February 1, 2016 by Jean
The “Goldilocks Zone” is a term scientists sometimes use to describe the earth’s place in our solar system – not too close to the sun and not too far, not too hot and not too cold, but just right. I am still searching for the Goldilocks zone in my commitments to outside activities. Last winter, I had too little outside contact and suffered from social isolation. This year, in an attempt to avoid repeating that experience, I’ve been taking on more commitments. But, oops, I may have overdone it and gone from too little to too much.
The first commitment I made was a weekly dinner with my next-door neighbor. That feels just right. But I also applied for the Master Gardener class run by the University of Maine Cooperative Extension Service. This is a big commitment, a three-month college-level horticulture class that meets for 3 hours once a week with homework in between. But the application process is competitive, and I realized that I might not get in this year. A few weeks ago, I also contacted the artistic director of the Maine Music Society to inquire about auditioning for the Maine Music Society Chorale. I was enticed by the prospect of singing a concert of Billy Joel and Elton John tunes, scheduled for late spring, and I didn’t know how long it would take for there to be an opening. I wasn’t prepared for a return email asking me to be at rehearsal in two days! Oops, another big commitment. I joined at week 3 of rehearsals, not of Billy Joel and Elton John tunes, but of Beethoven’s Missa Solemnis, the most difficult music I’ve ever sung. (And I last sang music approaching this level of difficulty in college, almost 50 years ago!) After three rehearsals, I’m starting to get the hang of it, but I’m still playing catch-up and needing to practice at least two hours a day to be ready for the concert in early April.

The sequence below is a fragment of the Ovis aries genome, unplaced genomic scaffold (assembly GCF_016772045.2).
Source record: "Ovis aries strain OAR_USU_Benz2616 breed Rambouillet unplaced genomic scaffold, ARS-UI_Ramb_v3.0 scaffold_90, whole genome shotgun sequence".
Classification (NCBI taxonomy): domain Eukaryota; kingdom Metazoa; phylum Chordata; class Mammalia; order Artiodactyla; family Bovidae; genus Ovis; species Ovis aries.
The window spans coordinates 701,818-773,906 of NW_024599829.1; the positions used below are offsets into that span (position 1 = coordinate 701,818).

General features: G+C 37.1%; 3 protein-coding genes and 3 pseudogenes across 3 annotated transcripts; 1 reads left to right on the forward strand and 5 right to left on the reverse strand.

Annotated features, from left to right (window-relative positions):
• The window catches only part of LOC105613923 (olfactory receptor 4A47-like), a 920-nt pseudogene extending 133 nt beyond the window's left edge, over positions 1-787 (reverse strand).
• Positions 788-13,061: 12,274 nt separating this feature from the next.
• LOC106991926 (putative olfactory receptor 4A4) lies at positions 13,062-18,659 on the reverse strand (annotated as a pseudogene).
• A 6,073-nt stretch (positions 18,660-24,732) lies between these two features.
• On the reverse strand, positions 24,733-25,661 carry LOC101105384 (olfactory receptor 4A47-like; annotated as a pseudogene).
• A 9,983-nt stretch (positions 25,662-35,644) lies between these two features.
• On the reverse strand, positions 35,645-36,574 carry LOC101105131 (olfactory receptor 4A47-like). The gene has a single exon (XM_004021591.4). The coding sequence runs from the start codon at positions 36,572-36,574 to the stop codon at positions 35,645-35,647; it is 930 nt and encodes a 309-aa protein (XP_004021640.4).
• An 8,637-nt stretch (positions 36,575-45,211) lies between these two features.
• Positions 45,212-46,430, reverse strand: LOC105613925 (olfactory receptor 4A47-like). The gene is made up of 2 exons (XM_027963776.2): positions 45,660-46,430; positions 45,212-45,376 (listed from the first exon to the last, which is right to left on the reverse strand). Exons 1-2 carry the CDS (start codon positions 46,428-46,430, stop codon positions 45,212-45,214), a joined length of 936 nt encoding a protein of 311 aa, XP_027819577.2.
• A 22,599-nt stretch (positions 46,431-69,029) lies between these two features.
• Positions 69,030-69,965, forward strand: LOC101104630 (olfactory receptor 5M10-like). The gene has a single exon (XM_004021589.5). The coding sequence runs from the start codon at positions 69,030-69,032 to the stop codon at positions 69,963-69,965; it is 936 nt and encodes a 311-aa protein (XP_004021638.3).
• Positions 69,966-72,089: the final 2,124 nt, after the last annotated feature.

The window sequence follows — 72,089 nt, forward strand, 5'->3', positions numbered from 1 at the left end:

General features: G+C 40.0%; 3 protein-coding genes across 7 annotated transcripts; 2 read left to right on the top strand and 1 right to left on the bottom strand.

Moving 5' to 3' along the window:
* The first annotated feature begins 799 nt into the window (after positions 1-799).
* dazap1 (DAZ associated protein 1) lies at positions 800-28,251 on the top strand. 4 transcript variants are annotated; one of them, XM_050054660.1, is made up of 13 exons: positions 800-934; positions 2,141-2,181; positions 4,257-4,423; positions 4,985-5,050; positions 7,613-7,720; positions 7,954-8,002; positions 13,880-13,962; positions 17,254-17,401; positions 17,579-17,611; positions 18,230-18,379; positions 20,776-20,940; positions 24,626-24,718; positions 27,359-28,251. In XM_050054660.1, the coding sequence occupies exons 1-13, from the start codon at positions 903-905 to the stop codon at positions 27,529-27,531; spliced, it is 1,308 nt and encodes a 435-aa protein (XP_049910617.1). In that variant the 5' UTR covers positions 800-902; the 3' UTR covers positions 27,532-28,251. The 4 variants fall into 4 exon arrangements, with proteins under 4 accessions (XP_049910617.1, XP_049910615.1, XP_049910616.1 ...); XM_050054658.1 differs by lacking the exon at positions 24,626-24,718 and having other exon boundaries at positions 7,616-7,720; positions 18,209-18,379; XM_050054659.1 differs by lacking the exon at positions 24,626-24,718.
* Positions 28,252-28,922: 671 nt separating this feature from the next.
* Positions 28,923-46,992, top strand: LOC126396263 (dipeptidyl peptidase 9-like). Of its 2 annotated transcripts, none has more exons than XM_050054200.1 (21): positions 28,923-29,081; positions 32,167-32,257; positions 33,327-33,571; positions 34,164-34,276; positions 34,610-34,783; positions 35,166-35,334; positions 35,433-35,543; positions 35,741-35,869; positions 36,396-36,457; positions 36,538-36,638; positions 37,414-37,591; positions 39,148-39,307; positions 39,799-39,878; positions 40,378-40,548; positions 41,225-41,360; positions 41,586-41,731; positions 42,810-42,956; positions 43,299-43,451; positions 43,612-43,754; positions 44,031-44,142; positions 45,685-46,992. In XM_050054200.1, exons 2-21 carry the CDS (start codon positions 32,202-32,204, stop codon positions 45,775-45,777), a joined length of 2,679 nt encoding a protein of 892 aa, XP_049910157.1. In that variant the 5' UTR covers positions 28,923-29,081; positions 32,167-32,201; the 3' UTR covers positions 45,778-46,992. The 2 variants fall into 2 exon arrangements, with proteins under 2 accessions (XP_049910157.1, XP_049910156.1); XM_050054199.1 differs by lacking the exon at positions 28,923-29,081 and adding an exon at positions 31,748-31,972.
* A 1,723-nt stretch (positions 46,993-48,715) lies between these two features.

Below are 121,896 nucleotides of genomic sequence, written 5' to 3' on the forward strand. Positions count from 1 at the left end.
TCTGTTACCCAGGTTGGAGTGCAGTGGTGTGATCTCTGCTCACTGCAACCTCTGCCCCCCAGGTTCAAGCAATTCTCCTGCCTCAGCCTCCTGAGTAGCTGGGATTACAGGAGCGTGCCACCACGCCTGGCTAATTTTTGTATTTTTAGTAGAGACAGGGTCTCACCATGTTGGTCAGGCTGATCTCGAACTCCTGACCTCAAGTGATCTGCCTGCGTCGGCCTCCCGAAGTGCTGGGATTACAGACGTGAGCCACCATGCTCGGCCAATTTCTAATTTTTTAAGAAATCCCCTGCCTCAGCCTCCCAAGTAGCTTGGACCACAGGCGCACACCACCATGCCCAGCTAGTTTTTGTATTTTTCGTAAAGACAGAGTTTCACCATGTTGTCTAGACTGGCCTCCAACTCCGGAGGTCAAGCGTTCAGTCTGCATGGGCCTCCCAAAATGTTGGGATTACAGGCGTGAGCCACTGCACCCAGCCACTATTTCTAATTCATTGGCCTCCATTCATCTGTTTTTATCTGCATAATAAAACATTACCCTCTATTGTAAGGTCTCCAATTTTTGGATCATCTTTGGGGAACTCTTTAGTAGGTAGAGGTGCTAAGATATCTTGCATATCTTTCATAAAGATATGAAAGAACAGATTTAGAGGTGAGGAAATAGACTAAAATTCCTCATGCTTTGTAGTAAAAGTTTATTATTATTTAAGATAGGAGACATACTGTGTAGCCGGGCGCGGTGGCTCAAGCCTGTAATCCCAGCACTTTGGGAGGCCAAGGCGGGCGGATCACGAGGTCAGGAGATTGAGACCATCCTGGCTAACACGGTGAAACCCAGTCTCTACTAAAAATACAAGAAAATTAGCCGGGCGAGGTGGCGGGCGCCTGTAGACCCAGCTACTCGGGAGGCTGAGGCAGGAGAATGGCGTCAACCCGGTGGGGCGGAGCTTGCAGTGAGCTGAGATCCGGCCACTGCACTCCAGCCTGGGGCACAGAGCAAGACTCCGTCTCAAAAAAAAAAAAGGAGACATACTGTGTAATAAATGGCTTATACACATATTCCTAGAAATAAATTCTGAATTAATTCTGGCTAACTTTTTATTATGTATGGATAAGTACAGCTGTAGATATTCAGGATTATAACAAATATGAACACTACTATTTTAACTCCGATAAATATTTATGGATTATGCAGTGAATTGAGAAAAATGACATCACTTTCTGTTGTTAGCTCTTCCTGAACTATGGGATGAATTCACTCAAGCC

Then, while I was sitting at my computer practicing music a little over a week ago, I got a phone call letting me know that I’ve been accepted to Master Gardener training, which begins in late February. This is both good news and bad news. The course is something I’ve been wanting to do for many years. However, the classes are the same day as chorale rehearsals, which means 3 hours of intense science education each Thursday afternoon followed by 2 hours of intense singing in the evening. Yikes! Have I taken on too much?
To top things off, I received the spring catalog for the local Senior College on Friday. I had been planning to take a course this spring, but I’m already feeling overcommitted. At first, I wasn’t even going to look at the catalog, but I couldn’t resist. And it turns out that there are several classes I would really like to take. Particularly appealing is a six-week course about Maine trees. It begins on Friday, April 1 and is taught by the same Maine Master Naturalist who taught the Fields and Forests course that I took last spring. This was very tempting, especially since I think it would complement the Master Gardener class. But, even as I considered it, I knew that April 1 was a familiar date and that I was already committed to something else on that date. When I looked at my calendar, however, I realized that my commitment was just to attend a late-afternoon art opening reception, which happens to be in the same building as the afternoon class! I could do both. And the Beethoven concert is on April 3, after which the music commitment will get easier. So I’ve decided to register for the course.
Am I trying to do too much? Probably. I will have one month (March) of breathless over-commitment. In addition to the Master Gardener class and increasingly intensive (and frequent) music rehearsals, there will be a series of Wednesday afternoon lectures at the McLaughlin Garden I want to attend. I have given up a tentative plan to go away for a week in March; that would be the straw that breaks the camel’s back rather than fun and relaxing. Fortunately, the Master Gardener course is a one-time undertaking; once I have completed the course, my responsibility will be a much more manageable 40 hours per year of Master Gardener volunteer work. Maybe next year, I’ll get my commitment to outside activities just right.